Running to the Mountain: #A-Z Challenge
“There are times in one’s life…when one simply has to stop, step out of one’s routine, and take the trouble to think. It’s not a luxury but an obligation: how else to even try to make measured, considered decisions based on deliberation and self-awareness rather than on impulse or fear?
Going to a monastery is one way to think these passages through, and running to a mountain another, but so is taking a long walk with a dog, driving to the nearest beach, or, failing all that, waking up before dawn to sit in a quiet room for an hour to consider the course of your life.”
I collect books like Running to the Mountain, gobble them voraciously, read and reread them. They are the true stories of women, and the occasional man, who go off by themselves for an extended period of time, often to write and reflect. They always emerge transformed by their experiences.
I have dreamt of being one of those people for as long as I can remember. I still have the bucket list I wrote forty years ago at age eighteen. Number one on the list was “Write a book in a thatched roof cottage by the sea in Wales.” That dream has taken the number one spot on every bucket list since. It is my version of running to the mountain.
Why I Won’t Be Running to the Mountain Anytime Soon
When I share my bucket list desire, most people smile indulgently. But a sales clerk in a bookstore had a very different reaction. In my ongoing search for a book about someone who has done exactly what I want to do, I asked the clerk if she knew of any such titles. She backed away from me. In a voice tinged with terror, she said, “How could you say that to me? How could you know that’s my dream?”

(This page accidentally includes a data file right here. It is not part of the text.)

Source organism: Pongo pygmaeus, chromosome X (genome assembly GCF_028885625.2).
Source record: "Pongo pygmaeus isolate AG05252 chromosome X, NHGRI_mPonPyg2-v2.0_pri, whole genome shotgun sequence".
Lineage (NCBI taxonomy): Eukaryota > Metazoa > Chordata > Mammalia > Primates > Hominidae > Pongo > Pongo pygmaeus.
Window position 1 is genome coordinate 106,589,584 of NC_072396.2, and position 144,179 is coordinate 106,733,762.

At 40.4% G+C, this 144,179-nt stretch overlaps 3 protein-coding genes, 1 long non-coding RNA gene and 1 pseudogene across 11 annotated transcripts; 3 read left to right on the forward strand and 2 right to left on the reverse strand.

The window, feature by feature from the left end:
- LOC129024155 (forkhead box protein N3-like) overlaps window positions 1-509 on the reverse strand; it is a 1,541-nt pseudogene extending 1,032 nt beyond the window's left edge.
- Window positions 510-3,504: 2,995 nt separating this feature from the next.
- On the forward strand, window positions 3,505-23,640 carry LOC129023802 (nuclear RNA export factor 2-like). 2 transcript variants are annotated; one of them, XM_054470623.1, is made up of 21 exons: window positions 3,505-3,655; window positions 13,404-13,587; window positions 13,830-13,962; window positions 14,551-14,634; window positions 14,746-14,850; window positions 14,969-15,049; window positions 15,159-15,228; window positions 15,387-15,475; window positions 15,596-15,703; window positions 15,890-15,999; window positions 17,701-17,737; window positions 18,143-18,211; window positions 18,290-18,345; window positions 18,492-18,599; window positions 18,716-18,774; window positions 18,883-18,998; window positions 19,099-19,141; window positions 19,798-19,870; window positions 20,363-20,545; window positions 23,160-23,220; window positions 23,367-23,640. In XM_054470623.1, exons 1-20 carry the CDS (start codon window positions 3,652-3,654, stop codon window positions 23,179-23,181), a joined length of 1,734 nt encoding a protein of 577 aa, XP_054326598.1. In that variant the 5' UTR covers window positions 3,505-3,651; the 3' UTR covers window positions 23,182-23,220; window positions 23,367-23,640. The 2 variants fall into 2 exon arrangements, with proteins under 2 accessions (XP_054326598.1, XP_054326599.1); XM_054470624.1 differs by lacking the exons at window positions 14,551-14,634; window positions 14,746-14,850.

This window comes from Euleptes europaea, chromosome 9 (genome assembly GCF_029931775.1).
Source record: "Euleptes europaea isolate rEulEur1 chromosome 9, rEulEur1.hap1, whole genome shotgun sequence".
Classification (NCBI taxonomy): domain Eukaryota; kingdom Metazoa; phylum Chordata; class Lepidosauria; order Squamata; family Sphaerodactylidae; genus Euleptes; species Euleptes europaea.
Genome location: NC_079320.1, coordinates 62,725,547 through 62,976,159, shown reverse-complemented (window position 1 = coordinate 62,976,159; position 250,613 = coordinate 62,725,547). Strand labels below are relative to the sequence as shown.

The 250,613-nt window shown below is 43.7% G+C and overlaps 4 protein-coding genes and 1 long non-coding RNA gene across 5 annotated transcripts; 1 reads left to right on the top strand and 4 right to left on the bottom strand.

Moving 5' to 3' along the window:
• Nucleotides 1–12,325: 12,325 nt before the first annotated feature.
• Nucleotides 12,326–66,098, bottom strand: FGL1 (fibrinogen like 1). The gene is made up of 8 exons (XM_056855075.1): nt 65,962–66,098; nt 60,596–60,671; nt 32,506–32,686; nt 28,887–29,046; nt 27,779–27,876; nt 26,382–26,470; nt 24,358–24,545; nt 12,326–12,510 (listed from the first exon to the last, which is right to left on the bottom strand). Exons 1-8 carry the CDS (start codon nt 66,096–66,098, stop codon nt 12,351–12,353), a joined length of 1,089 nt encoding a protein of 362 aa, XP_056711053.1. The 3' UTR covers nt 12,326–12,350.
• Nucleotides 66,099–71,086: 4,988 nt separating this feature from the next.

I didn’t, of course, but I have since come to realize that I am not alone in my romantic vision of the solitary creative, writer or artist, making art while immersed in beauty.
Unfortunately, my dream won’t be happening in the foreseeable future. Within the last year, I’ve rescued two dogs. One of them, Shylah, is a highly sensitive mixed breed from Mexico. It took her months to recover from the flight from Mexico to Canada. I wouldn’t put her through another, and I’d never leave her for an extended time.
And then there’s the little matter of creature comforts. I didn’t realize that thatch smells; that thatched roof cottages available for rent are usually old, with uncomfortable antique furniture. In Running to the Mountain, Jon Katz writes about months spent waging war against mice and blood-sucking insects. No thank you. I have no interest in that, or the Welsh version of it.
And yet, the dream refuses to die. There’s something in it that calls to me. For now, I am content with my little octagonal art studio and sun-filled library on my own gorgeous property with its view of a pond rather than the sea. Someday though, who knows?
Do you have a place, a room or a corner that is special to you? Or maybe a dream of one?